Work (Well) From Home

Example of how to work ergonomically at home and how to avoid upper-back pain from using the computer.

Work (Well) From Home

“The Rona” has changed our lives. Many are out of jobs, and the rest are getting used to some major changes. Hopefully things will get back to normal soon, but with the end still “to be determined,” it is time to start making sure we are doing all we can to make the most of this time. From making sure we don’t cause more pain to tackling the aches we’ve been putting off, I’ll give you a few tips to help you work well from home.

Step number 1: Don’t make things worse.

The kid from Jerry Maguire said it best, “The human head weighs 8 pounds”. Although it is true the average head weighs 8-12lbs when you are looking straight ahead, each 10 degrees you look down adds an additional 10lbs of strain to the neck muscles. That means when you are looking straight down at your phone as many of us do these days, the head can weigh as much as 50-60lbs! And instead of utilizing your strong bones to bear this weight, you begin using the muscles on the back of your neck and shoulders, which you can probably already feel paying the price.

Switching from desktops to laptops typically heightens this problem because it naturally brings your head further down to be closer to your hands. To mitigate this challenge, I recommend using a laptop stand. I like the one linked here that costs about $40 from Amazon, but if you don’t want to spend the money, a few big books can be helpful as well.

Keeping perfect posture throughout the day can be hard enough with ergonomic desks, let alone at your makeshift home-work station. Rather than stress about it, I usually recommend exercises and stretches to bring you back into the right position and strengthening the muscles that keep you there.

Step 2: Make things better by exercising hourly.

Getting up and moving hourly is something you should do regularly even in the office, but the lack of peeping, judgmental eyes at your home allows us to get a little creative with how we are moving. With the extra space and time we now have the opportunity to incorporate some of my favorite anti-sitting exercises:

  1. Cervical chair stretch. Simply use the chair you’re at to do the opposite of what you’re doing right now (looking down). Place one or both hands behind your head and look up to the ceiling stretching your upper back over your chair as far as it will go. Do this repetitively or hold for about 30 seconds.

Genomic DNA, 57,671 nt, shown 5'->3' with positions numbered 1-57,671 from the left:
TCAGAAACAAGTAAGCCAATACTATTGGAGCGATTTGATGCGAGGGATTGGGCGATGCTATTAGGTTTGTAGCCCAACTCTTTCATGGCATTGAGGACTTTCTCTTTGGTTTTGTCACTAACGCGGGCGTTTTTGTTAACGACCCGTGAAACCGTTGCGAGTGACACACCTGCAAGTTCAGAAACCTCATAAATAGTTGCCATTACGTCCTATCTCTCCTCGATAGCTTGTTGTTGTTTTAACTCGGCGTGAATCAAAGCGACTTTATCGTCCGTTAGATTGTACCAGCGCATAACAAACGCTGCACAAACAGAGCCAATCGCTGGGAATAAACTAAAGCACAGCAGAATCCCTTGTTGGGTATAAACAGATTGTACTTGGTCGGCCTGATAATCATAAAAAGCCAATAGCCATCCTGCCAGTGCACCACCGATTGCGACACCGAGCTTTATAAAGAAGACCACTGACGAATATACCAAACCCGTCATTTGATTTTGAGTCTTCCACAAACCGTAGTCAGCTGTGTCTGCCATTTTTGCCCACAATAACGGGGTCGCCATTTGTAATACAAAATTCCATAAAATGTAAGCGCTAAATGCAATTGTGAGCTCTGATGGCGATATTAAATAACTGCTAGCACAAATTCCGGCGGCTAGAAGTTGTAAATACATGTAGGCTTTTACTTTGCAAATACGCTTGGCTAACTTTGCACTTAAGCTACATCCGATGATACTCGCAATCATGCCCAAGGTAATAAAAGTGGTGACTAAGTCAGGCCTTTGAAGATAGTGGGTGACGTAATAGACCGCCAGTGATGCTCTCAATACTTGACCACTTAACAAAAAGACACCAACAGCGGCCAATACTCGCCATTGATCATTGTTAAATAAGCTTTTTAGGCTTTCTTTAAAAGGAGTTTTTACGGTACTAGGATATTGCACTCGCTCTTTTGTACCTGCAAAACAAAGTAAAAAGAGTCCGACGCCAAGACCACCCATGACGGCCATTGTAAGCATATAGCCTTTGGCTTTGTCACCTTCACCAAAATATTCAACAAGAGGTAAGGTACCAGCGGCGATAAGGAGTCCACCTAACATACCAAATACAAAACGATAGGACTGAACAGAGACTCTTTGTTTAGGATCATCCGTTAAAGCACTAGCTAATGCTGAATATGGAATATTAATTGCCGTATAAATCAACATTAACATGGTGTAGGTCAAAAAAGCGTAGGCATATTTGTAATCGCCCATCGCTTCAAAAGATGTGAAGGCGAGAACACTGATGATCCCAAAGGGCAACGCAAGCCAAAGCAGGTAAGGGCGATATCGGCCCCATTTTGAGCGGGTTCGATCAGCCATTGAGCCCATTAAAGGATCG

2. Hip flexor stretch. The psoas muscle can become shortened when sitting for prolonged periods and can contribute to tight hips and low back pain. We can stretch it out either standing or kneeling. To do so, place one leg forward, squeeze your glutes and core, and gently press your hips forward. To get even more of a stretch, reach your arm up and away from the leg that is back. As with all stretches, hold for 20-30seconds or 4-5 deep breaths. Also be sure to get your glute work in to strengthen the muscles on the opposite side of your hip.
  3. Prone T’s. This exercise helps fix rounded shoulders by strengthening your mid-back muscles. To perform, lay face down, tighten your core, lift your chest off the ground, squeeze your shoulder blades together and down, then slowly lift your arms up and down with the thumbs pointed up. Be sure to keep your neck in a neutral position by making a double chin.

There are dozens of additional exercises to combat prolonged sitting – these are just a few quick easy ones. If you have any questions or want to incorporate bands or weights, please don’t hesitate to reach out.

Step 3: Stay healthy mentally and physically

All challenges can provide opportunity with the right mindset. Yes, things are hard and different right now, but there are plenty of positives.

  1. More home workouts than ever. Although switching up your workout routine can be uncomfortable, trying a new program can actually increase “the gainz” when you return. Try something different with free classes at @corepoweryogasb or @madfitness_sb on Instagram.
  2. More time to get outside. If you live in Santa Barbara, we are lucky enough to be living in one of the most beautiful places in the world. With hikes and beaches still open for now, why not get out and explore it? Red Rock and Cathedral Peak are a few of my favorites, but just getting out and exploring your neighborhood can have many benefits as well. Sunshine (especially between 10am-3pm) provides Vitamin D, which naturally boosts your immune system.
  3. More time to stay connected. This situation provides a great opportunity to check in on that friend you haven’t talked to in awhile. Social distancing does not mean social isolation. If you don’t have anyone to talk to and want to chat, feel free to call my cell (916) 838-6686.

I hope you are all finding your own ways to make it through these unusual times. If you found any of these tips helpful, or would like to share any of your own I would love to hear about it. Also, if you would like to me to evaluate your at-home workspace or show you specific exercises based on your unique history, I am doing online consultations, which are covered by most insurances. Don’t hesitate to contact me with any questions and stay safe out there!

Leave a Reply

Fill in your details below or click an icon to log in: Logo

You are commenting using your account. Log Out /  Change )

Facebook photo

You are commenting using your Facebook account. Log Out /  Change )

Connecting to %s

%d bloggers like this: